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From "Travis Vitek" <Travis.Vi...@roguewave.com>
Subject RE: question about aligned_storage
Date Wed, 25 Jun 2008 17:11:59 GMT
 

Martin Sebor wrote:
>
>Travis Vitek wrote:
>>  
>> Martin Sebor wrote:
>>> While looking at the hoops we jump through to implement 
>>> aligned_storage
>>> I recalled the gcc __attribute__ (aligned (N)). Is there 
>>> any to use it to simplify the implementation for gcc?
>> 
>> We already do.
>
>You're a step (or a few) ahead of me, as usual... :)

You give me more credit than I deserve. I'm making this stuff up as I
go... :)

>
>> Have a look at the definition of the macro
>> _RWSTD_TT_ALIGNED_POD().
>
>You mean the one in rw/_gcc-config.h on the 103 character long line?
>(You almost got away with it ;-)
>

Yeah, I have a few long lines. I need to clean up the mess that I've
made.

>> 
>> I might be able to eliminate __rw_aligned_storage_impl<> if 
>> I wanted to
>> do a partial specialization of __rw_aligned_storage<> on the _Align
>> non-type template parameter and I could also eliminate
>> __rw_default_alignment<>, but that is about as much as I 
>> think I could reduce it.
>
>I'm probably missing something but is aligned_storage only specified
>for alignment of powers of 2? (It looks to me as though those are the
>only alignments we support.)

Yes. I probably need to do something here, but I'm not sure what. Table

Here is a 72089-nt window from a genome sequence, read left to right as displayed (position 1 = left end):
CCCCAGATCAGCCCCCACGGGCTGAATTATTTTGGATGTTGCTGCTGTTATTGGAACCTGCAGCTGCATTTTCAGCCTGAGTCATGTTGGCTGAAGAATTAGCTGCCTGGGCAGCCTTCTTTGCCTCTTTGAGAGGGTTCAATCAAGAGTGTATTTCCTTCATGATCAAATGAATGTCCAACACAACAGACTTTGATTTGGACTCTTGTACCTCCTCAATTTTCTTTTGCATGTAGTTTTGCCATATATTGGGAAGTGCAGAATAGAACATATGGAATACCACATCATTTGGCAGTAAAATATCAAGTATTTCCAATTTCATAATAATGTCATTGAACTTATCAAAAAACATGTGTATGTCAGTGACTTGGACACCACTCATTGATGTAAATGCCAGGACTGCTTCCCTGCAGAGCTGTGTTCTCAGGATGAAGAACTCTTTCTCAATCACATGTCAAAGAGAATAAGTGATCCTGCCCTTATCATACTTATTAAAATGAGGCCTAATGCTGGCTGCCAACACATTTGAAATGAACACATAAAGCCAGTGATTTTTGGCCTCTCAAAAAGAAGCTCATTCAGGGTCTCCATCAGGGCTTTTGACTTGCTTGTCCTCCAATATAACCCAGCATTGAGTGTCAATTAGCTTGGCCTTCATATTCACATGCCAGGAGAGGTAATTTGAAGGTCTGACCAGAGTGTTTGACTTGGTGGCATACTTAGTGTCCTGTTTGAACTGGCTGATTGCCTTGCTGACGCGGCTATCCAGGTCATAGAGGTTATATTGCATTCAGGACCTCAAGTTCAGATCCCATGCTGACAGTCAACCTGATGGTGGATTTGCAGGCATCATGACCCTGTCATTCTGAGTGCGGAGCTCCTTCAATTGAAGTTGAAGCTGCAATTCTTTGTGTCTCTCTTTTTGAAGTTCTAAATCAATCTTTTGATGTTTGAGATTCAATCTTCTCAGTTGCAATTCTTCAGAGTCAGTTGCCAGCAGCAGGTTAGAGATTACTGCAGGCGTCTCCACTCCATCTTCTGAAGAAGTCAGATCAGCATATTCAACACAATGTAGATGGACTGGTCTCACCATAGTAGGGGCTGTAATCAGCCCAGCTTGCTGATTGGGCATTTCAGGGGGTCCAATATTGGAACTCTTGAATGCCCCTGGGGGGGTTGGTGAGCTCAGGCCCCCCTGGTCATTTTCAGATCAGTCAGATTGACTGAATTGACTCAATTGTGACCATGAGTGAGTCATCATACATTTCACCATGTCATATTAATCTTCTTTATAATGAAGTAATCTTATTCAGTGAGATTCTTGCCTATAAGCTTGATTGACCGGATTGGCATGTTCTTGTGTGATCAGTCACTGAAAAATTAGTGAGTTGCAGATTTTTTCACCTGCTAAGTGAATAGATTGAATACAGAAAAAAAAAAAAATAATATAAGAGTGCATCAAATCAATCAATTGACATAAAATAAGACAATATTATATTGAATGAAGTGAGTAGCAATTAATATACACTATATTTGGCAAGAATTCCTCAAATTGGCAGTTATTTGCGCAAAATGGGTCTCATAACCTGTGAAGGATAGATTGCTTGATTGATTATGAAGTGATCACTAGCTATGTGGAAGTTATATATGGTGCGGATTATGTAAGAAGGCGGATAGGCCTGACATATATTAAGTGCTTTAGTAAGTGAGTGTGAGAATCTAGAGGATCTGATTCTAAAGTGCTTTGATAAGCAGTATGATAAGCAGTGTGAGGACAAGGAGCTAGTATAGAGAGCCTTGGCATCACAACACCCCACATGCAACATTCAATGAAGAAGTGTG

51 says

  _Align shall be equal to alignment_of<T>::value for some type
  T or to `default-alignment'

This essentially says that I need to support all valid alignment values
on the platform. Fortunately, for the time being the power of two
restriction is okay. The only functionality I have available to me for
doing alignment (on the tested platforms) is __declspec(align(#)) on
Microsoft and __attribute__ ((aligned(#))) on gcc-4.3. Both of these
support functions require that the alignment value be a power of two.
The Microsoft compiler has the 8192 limit.

The draft shows a 'typical implementation' of aligned_storage that uses
the new alignas keyword, but alignas doesn't appear to be supported
anywhere. The following code is very similar to that typical
implementation, but it does not compile because value passed to the
aligned attribute has to be a literal, not a constant expression.

  template <std::size_t _Size,
            std::size_t _Align = __rw_default_alignment<_Size>::value>
  struct __rw_aligned_storage
  {
      typedef struct {
          char _C_align [_Size] __attribute__ ((aligned(_Align)));
      } type;
  };

Travis

>
>Martin
>
>> 
>>> See http://tinyurl.com/5kmvdy for reference.
>>>
>>> Martin
>>>
>>>
>
>

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